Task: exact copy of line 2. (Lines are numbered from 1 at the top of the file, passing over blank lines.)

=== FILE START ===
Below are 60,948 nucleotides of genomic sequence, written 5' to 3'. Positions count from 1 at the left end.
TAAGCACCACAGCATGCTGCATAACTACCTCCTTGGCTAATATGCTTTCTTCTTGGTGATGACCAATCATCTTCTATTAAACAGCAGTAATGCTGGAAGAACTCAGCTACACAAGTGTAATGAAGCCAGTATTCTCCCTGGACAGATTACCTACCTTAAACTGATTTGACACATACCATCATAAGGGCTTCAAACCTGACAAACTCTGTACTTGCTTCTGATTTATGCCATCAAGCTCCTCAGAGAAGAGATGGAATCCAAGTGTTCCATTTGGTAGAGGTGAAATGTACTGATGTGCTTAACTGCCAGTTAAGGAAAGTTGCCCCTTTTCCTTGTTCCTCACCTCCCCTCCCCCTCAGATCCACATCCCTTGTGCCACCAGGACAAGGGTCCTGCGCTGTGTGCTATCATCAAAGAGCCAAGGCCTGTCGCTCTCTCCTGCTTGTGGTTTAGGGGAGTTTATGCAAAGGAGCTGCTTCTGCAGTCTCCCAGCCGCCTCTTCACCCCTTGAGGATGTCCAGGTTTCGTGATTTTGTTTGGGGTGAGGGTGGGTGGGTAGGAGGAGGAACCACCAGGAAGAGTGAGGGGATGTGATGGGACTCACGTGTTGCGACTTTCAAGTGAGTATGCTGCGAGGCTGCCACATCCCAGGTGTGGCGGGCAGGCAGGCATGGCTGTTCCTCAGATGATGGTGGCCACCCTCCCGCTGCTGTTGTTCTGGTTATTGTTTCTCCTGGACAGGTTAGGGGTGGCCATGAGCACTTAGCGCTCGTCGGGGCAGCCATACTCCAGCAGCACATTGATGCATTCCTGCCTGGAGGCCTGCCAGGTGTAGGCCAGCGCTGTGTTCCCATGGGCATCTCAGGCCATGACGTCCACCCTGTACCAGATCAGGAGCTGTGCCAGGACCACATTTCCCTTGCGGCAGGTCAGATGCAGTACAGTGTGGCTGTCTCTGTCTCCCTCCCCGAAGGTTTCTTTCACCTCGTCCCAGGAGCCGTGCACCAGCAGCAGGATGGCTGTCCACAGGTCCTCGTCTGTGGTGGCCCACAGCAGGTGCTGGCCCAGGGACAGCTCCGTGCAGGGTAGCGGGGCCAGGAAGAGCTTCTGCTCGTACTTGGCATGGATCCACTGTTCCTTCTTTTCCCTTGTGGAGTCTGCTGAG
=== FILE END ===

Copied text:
TAAGCACCACAGCATGCTGCATAACTACCTCCTTGGCTAATATGCTTTCTTCTTGGTGATGACCAATCATCTTCTATTAAACAGCAGTAATGCTGGAAGAACTCAGCTACACAAGTGTAATGAAGCCAGTATTCTCCCTGGACAGATTACCTACCTTAAACTGATTTGACACATACCATCATAAGGGCTTCAAACCTGACAAACTCTGTACTTGCTTCTGATTTATGCCATCAAGCTCCTCAGAGAAGAGATGGAATCCAAGTGTTCCATTTGGTAGAGGTGAAATGTACTGATGTGCTTAACTGCCAGTTAAGGAAAGTTGCCCCTTTTCCTTGTTCCTCACCTCCCCTCCCCCTCAGATCCACATCCCTTGTGCCACCAGGACAAGGGTCCTGCGCTGTGTGCTATCATCAAAGAGCCAAGGCCTGTCGCTCTCTCCTGCTTGTGGTTTAGGGGAGTTTATGCAAAGGAGCTGCTTCTGCAGTCTCCCAGCCGCCTCTTCACCCCTTGAGGATGTCCAGGTTTCGTGATTTTGTTTGGGGTGAGGGTGGGTGGGTAGGAGGAGGAACCACCAGGAAGAGTGAGGGGATGTGATGGGACTCACGTGTTGCGACTTTCAAGTGAGTATGCTGCGAGGCTGCCACATCCCAGGTGTGGCGGGCAGGCAGGCATGGCTGTTCCTCAGATGATGGTGGCCACCCTCCCGCTGCTGTTGTTCTGGTTATTGTTTCTCCTGGACAGGTTAGGGGTGGCCATGAGCACTTAGCGCTCGTCGGGGCAGCCATACTCCAGCAGCACATTGATGCATTCCTGCCTGGAGGCCTGCCAGGTGTAGGCCAGCGCTGTGTTCCCATGGGCATCTCAGGCCATGACGTCCACCCTGTACCAGATCAGGAGCTGTGCCAGGACCACATTTCCCTTGCGGCAGGTCAGATGCAGTACAGTGTGGCTGTCTCTGTCTCCCTCCCCGAAGGTTTCTTTCACCTCGTCCCAGGAGCCGTGCACCAGCAGCAGGATGGCTGTCCACAGGTCCTCGTCTGTGGTGGCCCACAGCAGGTGCTGGCCCAGGGACAGCTCCGTGCAGGGTAGCGGGGCCAGGAAGAGCTTCTGCTCGTACTTGGCATGGATCCACTGTTCCTTCTTTTCCCTTGTGGAGTCTGCTGAG